INTERVIEW: Moscow’s reaction to Western sanctions to be painful
MOSCOW, Mar 9 (PRIME) – Moscow’s reaction to the Western sanctions will be swift and painful, the work is going on in all directions, Dmitry Birichevsky, head of the Foreign Ministry’s economic cooperation department, told PRIME in an interview on Wednesday.
“Work on retaliatory economic measures is going on constantly and in all directions, but they are mainly non-public at this stage. Still, nobody should have any doubt that Russia’s reaction will be swift, thought-out, and sensitive for the addressees … It is obvious that we will work out the targeted trade and financial restrictions in response,” he said, adding that the E.U. has started an “all-out economic war” against Russia.
The E.U. and U.S. sanctions for the aviation industry, which include a ban on exports of civil aircraft and their spare parts to Russia, is an unprecedented attempt to force external political decisions on Moscow.
“These restrictions are aimed against the large civil industry, they threaten safety of air transportation of passengers on the internal and international routes,” he said.
Moscow is ready to contest the trade restrictions in the World Trade Organization (WTO).
“We have enough experience in protection of our interests in the WTO Dispute Settlement body, and we plan to continue the practice of attracting this arbitration body to challenge the illegitimate trade restrictions imposed by the other member countries that violate the multilateral agreements and their own obligations within the organization,” he said.
“At this stage, we are not talking of any serious changes in relations between Russia and the WTO, but their further development will be subject to our national trade and economic interests within the framework of the multilateral trade system.”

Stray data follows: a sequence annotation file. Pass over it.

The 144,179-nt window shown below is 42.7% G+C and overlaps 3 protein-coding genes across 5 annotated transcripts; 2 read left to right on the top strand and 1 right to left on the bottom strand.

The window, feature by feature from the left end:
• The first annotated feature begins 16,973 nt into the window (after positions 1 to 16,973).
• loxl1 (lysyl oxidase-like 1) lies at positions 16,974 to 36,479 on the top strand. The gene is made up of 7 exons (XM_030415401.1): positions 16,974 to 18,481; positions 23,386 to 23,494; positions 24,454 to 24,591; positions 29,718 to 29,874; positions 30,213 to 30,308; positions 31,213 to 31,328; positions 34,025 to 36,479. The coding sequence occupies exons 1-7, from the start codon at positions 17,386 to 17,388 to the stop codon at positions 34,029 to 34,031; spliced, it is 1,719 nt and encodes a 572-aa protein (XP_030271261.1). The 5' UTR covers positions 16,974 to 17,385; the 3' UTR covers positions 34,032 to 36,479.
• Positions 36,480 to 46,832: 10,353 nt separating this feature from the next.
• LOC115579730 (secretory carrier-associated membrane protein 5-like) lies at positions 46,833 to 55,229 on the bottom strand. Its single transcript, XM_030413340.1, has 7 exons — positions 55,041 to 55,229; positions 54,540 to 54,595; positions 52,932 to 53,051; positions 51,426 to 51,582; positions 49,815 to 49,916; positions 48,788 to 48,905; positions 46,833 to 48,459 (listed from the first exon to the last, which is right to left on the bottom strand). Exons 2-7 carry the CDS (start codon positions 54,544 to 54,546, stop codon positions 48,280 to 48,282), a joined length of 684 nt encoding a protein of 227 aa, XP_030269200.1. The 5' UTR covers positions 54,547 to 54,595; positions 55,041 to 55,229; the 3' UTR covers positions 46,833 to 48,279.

Under the pressure of the Western sanctions, Russia is reducing the share of the U.S. dollars in its foreign exchange and gold reserves and in the external trade settlements. The Russian economy has been living under constant sanction risks, but the internal market and the external economic connections of the country should adapt to the changing circumstances.
“This is why the Russian authorities are making significant effort to protect their trade and economic relations and investment projects from the external negative impact,” Birichevsky said.
“The key elements of the Russian economic policy are: a lower use of the U.S. dollars in the national reserves and external settlements; a switch of attention to the capital markets alternative to the Western ones; provision of reliable and secure channels for transfers of financial information; a higher share of mutual payments in national currencies, and creation of direct interbank correspondent relations with the main trade partners.”
At the same time, Moscow has no plans to abandon its position as a reliable supplier of natural gas to Europe. The Russian companies continue to fulfill their contract obligations, they continue the delivery and transit of gas, he said.